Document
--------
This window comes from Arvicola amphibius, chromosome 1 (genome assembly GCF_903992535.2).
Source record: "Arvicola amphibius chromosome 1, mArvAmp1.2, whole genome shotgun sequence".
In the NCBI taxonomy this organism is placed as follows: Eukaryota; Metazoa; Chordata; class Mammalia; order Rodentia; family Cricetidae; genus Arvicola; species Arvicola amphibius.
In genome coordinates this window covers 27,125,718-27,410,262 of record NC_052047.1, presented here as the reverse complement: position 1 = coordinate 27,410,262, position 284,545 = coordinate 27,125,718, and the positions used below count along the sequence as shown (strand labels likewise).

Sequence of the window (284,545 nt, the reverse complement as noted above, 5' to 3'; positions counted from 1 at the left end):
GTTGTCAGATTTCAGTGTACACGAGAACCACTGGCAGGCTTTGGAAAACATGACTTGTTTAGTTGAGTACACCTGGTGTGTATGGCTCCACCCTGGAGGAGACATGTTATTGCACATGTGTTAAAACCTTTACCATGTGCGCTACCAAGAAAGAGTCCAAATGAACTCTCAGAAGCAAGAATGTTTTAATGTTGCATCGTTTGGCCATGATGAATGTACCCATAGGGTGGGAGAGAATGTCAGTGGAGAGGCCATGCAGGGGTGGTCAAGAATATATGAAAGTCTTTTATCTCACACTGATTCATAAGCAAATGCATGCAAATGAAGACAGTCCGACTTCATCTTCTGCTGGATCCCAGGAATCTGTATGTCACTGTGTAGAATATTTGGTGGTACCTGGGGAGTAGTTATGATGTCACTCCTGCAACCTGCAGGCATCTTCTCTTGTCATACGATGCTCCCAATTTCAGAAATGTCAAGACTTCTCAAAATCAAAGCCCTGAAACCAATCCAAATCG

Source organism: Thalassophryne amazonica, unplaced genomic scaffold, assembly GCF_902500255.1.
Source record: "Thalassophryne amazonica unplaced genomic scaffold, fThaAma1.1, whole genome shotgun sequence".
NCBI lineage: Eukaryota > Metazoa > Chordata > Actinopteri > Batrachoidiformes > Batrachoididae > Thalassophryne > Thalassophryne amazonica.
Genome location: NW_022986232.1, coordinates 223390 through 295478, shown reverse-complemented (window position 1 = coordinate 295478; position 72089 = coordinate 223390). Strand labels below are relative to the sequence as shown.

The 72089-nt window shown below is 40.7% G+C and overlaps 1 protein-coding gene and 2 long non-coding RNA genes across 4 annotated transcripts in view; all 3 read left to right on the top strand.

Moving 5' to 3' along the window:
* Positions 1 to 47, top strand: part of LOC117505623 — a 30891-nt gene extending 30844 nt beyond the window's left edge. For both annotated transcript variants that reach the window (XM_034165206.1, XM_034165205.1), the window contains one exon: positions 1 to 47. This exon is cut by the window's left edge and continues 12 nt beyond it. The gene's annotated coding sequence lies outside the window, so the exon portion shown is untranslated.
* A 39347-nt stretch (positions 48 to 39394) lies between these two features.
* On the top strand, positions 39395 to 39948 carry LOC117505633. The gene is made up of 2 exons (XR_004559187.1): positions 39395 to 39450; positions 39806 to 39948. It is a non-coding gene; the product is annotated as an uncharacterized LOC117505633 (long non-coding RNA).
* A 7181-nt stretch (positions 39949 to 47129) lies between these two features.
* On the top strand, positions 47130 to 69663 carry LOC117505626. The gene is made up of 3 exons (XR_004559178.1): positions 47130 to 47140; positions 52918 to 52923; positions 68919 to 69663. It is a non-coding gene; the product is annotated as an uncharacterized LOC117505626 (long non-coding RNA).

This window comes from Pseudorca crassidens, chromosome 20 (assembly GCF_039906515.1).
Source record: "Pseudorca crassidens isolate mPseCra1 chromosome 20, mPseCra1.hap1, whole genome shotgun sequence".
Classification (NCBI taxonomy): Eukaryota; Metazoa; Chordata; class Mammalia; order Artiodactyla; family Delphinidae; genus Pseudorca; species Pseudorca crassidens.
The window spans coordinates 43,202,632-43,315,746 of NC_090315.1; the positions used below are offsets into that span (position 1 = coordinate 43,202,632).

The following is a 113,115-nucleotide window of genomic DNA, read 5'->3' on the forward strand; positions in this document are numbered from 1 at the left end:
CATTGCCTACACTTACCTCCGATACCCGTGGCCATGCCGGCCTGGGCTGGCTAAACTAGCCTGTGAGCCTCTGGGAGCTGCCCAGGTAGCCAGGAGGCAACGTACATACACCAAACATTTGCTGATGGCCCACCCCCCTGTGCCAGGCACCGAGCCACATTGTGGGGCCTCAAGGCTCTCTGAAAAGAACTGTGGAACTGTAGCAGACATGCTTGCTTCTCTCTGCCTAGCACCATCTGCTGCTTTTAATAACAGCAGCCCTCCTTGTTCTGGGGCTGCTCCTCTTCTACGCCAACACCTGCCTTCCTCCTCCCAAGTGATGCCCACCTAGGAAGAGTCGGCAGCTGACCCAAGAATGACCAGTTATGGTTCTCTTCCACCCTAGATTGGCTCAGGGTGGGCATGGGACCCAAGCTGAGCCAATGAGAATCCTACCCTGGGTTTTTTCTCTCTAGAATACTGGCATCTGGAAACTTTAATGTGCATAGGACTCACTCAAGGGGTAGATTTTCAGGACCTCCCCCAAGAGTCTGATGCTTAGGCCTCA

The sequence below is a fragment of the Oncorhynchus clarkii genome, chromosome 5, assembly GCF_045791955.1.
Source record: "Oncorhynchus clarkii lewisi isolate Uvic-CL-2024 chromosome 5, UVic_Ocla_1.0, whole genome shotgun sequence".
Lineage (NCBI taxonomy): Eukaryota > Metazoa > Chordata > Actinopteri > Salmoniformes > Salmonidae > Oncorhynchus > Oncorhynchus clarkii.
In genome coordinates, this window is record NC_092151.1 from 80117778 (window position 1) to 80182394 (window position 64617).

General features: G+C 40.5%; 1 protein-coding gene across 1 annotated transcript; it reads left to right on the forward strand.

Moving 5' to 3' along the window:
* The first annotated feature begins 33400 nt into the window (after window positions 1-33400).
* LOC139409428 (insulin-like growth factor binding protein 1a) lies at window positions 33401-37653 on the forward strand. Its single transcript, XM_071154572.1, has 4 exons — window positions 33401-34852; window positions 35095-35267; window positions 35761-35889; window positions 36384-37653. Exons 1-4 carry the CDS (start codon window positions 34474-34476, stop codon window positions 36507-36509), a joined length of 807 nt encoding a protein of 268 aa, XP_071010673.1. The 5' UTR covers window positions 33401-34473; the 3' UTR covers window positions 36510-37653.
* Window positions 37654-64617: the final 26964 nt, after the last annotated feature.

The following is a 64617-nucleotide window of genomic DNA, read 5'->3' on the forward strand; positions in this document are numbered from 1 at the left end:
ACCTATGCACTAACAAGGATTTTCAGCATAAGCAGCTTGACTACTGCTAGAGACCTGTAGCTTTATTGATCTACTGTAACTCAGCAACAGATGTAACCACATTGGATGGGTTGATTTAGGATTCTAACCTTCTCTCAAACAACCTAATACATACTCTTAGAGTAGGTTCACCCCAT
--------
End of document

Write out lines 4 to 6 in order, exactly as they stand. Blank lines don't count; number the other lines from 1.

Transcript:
In genome coordinates this window covers 27,125,718-27,410,262 of record NC_052047.1, presented here as the reverse complement: position 1 = coordinate 27,410,262, position 284,545 = coordinate 27,125,718, and the positions used below count along the sequence as shown (strand labels likewise).

Sequence of the window (284,545 nt, the reverse complement as noted above, 5' to 3'; positions counted from 1 at the left end):
GTTGTCAGATTTCAGTGTACACGAGAACCACTGGCAGGCTTTGGAAAACATGACTTGTTTAGTTGAGTACACCTGGTGTGTATGGCTCCACCCTGGAGGAGACATGTTATTGCACATGTGTTAAAACCTTTACCATGTGCGCTACCAAGAAAGAGTCCAAATGAACTCTCAGAAGCAAGAATGTTTTAATGTTGCATCGTTTGGCCATGATGAATGTACCCATAGGGTGGGAGAGAATGTCAGTGGAGAGGCCATGCAGGGGTGGTCAAGAATATATGAAAGTCTTTTATCTCACACTGATTCATAAGCAAATGCATGCAAATGAAGACAGTCCGACTTCATCTTCTGCTGGATCCCAGGAATCTGTATGTCACTGTGTAGAATATTTGGTGGTACCTGGGGAGTAGTTATGATGTCACTCCTGCAACCTGCAGGCATCTTCTCTTGTCATACGATGCTCCCAATTTCAGAAATGTCAAGACTTCTCAAAATCAAAGCCCTGAAACCAATCCAAATCG